Having looked at this question:

(How to know if a disk is an SSD or an HDD)

I am able to detect HDD and SSD. The problem now is that I don't know how to detect SSHD, since the hdparm tool shows that my disk (ST1000DX001) is a classic HDD.

Am I able to detect it basing on the any of the information gathered by issuing IDENTIFY Ata command?

  • Can you output the results of smartctl -a /dev/sda | grep "Rotation" change sda with thr appropriate device. – user994144 Aug 4 '16 at 12:07
  • For a particular model, the definitive way to tell is to look it up on the producer's site (the model you mention is indeed a SSHD). – Satō Katsura Aug 4 '16 at 12:51

I don't think there's any absolutely certain way to detect an SSHD, but if the drive is known to smartctl, you can use smartctl -P show.


$ sudo smartctl -P show /dev/sda
smartctl 6.6 2016-05-31 r4324 [x86_64-linux-4.6-2.dmz.2-liquorix-amd64] (local build)
Copyright (C) 2002-16, Bruce Allen, Christian Franke, www.smartmontools.org

Drive found in smartmontools Database.  Drive identity strings:
MODEL:              ST4000DX001-1CE168
FIRMWARE:           CC44
match smartmontools Drive Database entry:
MODEL REGEXP:       ST[124]000DX001-.*
MODEL FAMILY:       Seagate Desktop SSHD
ATTRIBUTE OPTIONS:  188 Command_Timeout
                    240 Head_Flying_Hours

grep that for ^MODEL FAMILY:.*SSHD

smartctl knows about (at least some of) the Seagate SSHDs, but not the Western Digital WD10J31X (a 1TB laptop SSHD with 8GB cache), and probably others.

$ grep -i sshd /var/lib/smartmontools/drivedb/drivedb.h 
  { "Seagate Laptop SSHD", // tested with ST500LM000-1EJ162/SM11
  { "Seagate Desktop SSHD", // tested with ST2000DX001-1CM164/CC43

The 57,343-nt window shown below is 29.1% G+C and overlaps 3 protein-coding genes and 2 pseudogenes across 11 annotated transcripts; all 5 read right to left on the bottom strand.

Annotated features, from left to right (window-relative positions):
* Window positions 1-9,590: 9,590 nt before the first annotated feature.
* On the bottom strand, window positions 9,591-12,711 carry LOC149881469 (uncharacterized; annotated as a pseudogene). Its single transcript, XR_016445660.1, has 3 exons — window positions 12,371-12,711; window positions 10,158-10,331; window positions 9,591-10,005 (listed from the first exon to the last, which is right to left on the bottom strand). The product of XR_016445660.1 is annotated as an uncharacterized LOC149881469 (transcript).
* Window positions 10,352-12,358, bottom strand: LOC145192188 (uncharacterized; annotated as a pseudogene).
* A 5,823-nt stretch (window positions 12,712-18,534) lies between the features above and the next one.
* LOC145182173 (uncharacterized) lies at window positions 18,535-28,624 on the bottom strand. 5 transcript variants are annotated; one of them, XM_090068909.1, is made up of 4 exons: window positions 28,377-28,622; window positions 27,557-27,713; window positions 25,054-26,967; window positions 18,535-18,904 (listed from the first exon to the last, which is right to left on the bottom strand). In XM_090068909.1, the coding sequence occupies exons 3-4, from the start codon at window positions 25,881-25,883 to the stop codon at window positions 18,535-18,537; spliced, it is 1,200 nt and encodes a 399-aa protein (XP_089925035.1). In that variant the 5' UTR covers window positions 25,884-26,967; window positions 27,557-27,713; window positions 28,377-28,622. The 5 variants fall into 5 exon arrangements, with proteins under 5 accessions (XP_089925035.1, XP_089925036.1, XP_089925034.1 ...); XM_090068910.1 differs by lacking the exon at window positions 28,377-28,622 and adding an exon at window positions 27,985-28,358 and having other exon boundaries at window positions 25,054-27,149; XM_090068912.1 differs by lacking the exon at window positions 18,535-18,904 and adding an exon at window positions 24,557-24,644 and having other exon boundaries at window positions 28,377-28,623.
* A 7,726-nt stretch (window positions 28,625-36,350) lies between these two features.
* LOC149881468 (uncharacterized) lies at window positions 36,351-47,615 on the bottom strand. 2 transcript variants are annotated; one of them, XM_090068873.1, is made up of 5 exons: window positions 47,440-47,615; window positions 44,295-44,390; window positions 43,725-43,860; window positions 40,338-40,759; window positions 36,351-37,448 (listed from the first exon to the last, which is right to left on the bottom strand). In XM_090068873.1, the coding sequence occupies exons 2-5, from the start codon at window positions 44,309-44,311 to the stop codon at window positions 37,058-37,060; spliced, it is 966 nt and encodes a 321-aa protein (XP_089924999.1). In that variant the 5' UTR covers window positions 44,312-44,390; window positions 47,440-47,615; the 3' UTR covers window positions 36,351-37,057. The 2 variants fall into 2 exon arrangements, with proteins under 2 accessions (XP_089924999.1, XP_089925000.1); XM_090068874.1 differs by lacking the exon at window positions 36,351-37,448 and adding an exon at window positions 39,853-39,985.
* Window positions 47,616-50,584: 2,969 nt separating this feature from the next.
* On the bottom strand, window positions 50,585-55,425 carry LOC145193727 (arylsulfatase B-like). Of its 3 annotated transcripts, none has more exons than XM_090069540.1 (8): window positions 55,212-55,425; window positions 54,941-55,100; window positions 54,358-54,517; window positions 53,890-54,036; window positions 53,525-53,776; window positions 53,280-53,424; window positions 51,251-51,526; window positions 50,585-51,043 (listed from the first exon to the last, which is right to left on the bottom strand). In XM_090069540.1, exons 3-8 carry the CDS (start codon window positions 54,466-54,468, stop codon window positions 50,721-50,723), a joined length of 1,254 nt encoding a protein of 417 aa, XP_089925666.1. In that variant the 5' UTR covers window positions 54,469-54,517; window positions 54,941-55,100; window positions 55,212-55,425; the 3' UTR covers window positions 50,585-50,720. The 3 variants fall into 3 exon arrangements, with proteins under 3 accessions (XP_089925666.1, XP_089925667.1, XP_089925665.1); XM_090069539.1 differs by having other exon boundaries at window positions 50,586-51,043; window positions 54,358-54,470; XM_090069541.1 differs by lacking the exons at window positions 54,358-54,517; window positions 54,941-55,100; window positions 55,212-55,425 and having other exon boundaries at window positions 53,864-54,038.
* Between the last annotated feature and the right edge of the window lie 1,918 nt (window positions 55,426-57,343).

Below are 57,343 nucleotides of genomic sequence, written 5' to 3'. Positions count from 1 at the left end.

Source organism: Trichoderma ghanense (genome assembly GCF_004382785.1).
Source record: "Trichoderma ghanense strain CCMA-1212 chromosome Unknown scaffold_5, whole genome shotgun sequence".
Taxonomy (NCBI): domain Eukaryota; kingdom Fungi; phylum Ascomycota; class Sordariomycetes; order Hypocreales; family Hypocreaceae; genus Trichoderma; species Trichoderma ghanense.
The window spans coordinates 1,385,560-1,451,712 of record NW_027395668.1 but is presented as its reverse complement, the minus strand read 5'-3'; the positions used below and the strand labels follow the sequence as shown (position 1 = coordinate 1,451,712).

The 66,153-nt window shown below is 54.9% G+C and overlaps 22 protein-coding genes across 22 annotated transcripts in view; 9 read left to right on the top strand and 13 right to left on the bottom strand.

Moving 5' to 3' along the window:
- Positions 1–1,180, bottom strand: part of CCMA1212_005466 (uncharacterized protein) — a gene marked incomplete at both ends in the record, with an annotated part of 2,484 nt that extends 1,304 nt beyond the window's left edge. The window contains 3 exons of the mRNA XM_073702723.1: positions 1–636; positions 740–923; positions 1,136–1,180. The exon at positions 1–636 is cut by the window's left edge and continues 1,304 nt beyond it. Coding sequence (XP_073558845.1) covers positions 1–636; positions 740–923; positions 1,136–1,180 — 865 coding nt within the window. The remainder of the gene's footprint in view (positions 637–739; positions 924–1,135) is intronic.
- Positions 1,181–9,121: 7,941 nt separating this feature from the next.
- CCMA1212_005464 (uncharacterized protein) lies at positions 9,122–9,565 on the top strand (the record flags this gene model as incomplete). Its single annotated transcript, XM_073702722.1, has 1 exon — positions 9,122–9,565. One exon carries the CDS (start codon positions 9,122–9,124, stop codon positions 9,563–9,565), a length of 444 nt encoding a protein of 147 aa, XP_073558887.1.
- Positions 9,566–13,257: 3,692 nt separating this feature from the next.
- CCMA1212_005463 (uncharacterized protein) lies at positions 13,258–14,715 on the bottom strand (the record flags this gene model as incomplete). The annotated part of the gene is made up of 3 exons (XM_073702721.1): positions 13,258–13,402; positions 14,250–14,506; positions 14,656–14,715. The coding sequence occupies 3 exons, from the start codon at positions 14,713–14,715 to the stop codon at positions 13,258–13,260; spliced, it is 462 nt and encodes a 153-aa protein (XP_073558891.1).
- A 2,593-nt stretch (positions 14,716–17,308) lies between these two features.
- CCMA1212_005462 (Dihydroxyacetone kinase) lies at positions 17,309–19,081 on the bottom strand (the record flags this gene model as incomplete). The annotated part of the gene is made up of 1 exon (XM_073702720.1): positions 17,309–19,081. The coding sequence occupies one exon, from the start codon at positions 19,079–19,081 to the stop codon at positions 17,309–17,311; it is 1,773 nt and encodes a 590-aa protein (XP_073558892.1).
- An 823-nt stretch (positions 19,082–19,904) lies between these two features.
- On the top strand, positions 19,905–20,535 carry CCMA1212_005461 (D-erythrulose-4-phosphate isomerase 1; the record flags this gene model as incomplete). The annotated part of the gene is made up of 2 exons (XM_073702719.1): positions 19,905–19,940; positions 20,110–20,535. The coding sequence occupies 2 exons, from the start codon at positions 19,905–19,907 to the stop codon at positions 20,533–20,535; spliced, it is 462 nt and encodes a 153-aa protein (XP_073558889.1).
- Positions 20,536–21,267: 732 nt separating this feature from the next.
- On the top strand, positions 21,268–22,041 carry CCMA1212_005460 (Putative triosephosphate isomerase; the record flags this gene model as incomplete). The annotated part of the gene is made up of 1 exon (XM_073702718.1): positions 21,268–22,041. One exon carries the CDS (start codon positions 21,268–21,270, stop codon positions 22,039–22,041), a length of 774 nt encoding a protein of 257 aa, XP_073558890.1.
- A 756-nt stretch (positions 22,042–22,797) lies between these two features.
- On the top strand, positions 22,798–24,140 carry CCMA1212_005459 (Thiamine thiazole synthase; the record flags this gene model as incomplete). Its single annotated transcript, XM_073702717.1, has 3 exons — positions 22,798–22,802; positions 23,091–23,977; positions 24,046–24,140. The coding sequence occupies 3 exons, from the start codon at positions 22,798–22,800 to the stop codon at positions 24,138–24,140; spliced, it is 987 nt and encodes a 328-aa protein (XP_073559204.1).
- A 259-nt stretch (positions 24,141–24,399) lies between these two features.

if you have an SSHD that smartctl doesn't know about, please submit a bug-report or patch.

Another thing that occurs to me is that most (all?) HDDs only support SATA2 transfer speeds, because 3.0Gbps is far more than they're capable of anyway.

So if you've determined that a drive is an HDD, you can then do something like hdparm -I /dev/XXX | grep -E 'Gen3 signaling speed|6.0Gb/s)' to see if it's an SSHD.

e.g. on my system with a mix of WD, ST, and OCZ HDDs, SSHDs and SSDs:

$ list_disks
sda ST4000DX001-1CE168_Z303PTHA
sdb ST4000DX001-1CE168_Z303PSH6
sdc ST4000DX001-1CE168_Z302ZSGB
sdd ST4000DX001-1CE168_Z303PVZ9
sde WDC_WD10EACS-00ZJB0_WD-WCASJ2114122
sdf WDC_WD10EACS-00ZJB0_WD-WCASJ2195141
sdg WDC_WD10EARS-00Y5B1_WD-WMAV50933036
sdh ST31000528AS_9VP18CCV
sdj OCZ-VECTOR_OCZ-0974C023I4P2G1B8

$ for i in /dev/sd? ; do echo -n "$i: " ; sudo hdparm -I "$i" | 
    grep -E 'Gen3 signaling speed|6.0Gb/s)' || echo ; done
/dev/sda:      *    Gen3 signaling speed (6.0Gb/s)
/dev/sdb:      *    Gen3 signaling speed (6.0Gb/s)
/dev/sdc:      *    Gen3 signaling speed (6.0Gb/s)
/dev/sdd:      *    Gen3 signaling speed (6.0Gb/s)
/dev/sdi:      *    Gen3 signaling speed (6.0Gb/s)
/dev/sdj:      *    Gen3 signaling speed (6.0Gb/s)

The SSHDs and the SSD report Gen3, the HDDs don't.

I'm not sure this is 100% reliable...my HDDs are a bit dated, newer HDDs might use Gen3 anyway, just so the manufacturers can standardise on a single interface chip/board.

  • Thank you for your answer. I was rather looking for a way to detect SSHD based purely on ATA IDENTIFY. Your answer shows an alternative approach, that I was going to omit (veryfying the model number with some community-prepared disk database). Anyway definitely +1. – Peter Cerba Aug 4 '16 at 12:49
  • Another keyword to look for is "hybrid" (it does find one more model). But this seems to miss WD SSHDs completely. – Satō Katsura Aug 4 '16 at 12:54
  • @SatoKatsura - good point. the only thing that grep -i hybrid /var/lib/smartmontools/drivedb/drivedb.h shows up on my system is { "Seagate Momentus 5400 PSD", // Hybrid drives. but viewing that file in less shows that there "Momentus" is also worth grepping for. – cas Aug 4 '16 at 13:04
  • Actually my newer HDDs support Gen3 signalling speed (6.0Gb/s), thanks anyway. – Peter Cerba Aug 4 '16 at 13:58
  • I suspected that might be the case. smartctl -P show seems like your best option so far then. If the drives don't report the required info to linux when it queries them, there's no way for linux or any tools to know. it would be interesting to know what speed SAS and NVMe drives report. SAS can do up to 12Gbps, and can be NVMe much faster. – cas Aug 4 '16 at 16:27

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